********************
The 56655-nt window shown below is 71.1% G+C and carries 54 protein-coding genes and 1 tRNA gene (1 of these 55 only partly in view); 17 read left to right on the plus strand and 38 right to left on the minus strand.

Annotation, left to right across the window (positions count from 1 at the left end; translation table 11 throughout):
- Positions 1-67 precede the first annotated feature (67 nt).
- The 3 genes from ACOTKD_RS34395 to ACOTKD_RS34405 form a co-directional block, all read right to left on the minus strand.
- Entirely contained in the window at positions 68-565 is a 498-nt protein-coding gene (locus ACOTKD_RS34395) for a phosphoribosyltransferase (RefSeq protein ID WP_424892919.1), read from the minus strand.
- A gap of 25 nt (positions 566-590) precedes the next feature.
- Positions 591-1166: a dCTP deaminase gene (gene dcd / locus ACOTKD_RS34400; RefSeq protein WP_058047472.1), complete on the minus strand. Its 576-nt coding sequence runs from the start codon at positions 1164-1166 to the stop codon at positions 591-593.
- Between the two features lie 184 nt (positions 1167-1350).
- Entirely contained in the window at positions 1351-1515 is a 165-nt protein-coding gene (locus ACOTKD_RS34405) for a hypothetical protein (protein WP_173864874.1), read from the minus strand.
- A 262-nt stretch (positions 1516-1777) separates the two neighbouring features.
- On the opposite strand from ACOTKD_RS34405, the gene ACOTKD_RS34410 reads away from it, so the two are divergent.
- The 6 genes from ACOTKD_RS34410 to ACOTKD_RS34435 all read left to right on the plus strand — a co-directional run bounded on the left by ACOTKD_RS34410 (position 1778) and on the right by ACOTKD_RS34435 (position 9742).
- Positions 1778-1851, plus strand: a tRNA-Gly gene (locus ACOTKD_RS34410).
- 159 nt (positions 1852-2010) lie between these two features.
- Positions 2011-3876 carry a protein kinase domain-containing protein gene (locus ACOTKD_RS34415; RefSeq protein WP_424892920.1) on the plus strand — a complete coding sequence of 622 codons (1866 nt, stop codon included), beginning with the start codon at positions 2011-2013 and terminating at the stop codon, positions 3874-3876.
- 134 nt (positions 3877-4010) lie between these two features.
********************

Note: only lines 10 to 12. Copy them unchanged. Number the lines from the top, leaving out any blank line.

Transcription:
- A 262-nt stretch (positions 1516-1777) separates the two neighbouring features.
- On the opposite strand from ACOTKD_RS34405, the gene ACOTKD_RS34410 reads away from it, so the two are divergent.
- The 6 genes from ACOTKD_RS34410 to ACOTKD_RS34435 all read left to right on the plus strand — a co-directional run bounded on the left by ACOTKD_RS34410 (position 1778) and on the right by ACOTKD_RS34435 (position 9742).